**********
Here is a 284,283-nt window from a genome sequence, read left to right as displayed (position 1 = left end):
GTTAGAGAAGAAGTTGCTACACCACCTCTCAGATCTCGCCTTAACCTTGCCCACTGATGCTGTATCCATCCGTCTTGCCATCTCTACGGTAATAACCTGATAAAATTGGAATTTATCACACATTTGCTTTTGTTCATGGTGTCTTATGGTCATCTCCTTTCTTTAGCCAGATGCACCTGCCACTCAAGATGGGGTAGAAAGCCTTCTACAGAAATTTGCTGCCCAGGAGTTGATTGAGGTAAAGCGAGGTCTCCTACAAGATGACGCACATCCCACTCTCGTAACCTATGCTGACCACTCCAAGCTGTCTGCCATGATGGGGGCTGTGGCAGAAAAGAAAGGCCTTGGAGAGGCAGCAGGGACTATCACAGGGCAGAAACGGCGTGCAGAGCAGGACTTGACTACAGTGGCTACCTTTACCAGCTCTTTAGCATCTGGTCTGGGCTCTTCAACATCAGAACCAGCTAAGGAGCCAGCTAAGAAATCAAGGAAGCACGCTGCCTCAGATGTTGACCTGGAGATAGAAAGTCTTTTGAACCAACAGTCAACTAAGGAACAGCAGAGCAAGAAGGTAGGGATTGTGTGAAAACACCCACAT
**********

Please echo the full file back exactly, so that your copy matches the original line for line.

Here is a 284,283-nt window from a genome sequence, read left to right as displayed (position 1 = left end):
GTTAGAGAAGAAGTTGCTACACCACCTCTCAGATCTCGCCTTAACCTTGCCCACTGATGCTGTATCCATCCGTCTTGCCATCTCTACGGTAATAACCTGATAAAATTGGAATTTATCACACATTTGCTTTTGTTCATGGTGTCTTATGGTCATCTCCTTTCTTTAGCCAGATGCACCTGCCACTCAAGATGGGGTAGAAAGCCTTCTACAGAAATTTGCTGCCCAGGAGTTGATTGAGGTAAAGCGAGGTCTCCTACAAGATGACGCACATCCCACTCTCGTAACCTATGCTGACCACTCCAAGCTGTCTGCCATGATGGGGGCTGTGGCAGAAAAGAAAGGCCTTGGAGAGGCAGCAGGGACTATCACAGGGCAGAAACGGCGTGCAGAGCAGGACTTGACTACAGTGGCTACCTTTACCAGCTCTTTAGCATCTGGTCTGGGCTCTTCAACATCAGAACCAGCTAAGGAGCCAGCTAAGAAATCAAGGAAGCACGCTGCCTCAGATGTTGACCTGGAGATAGAAAGTCTTTTGAACCAACAGTCAACTAAGGAACAGCAGAGCAAGAAGGTAGGGATTGTGTGAAAACACCCACAT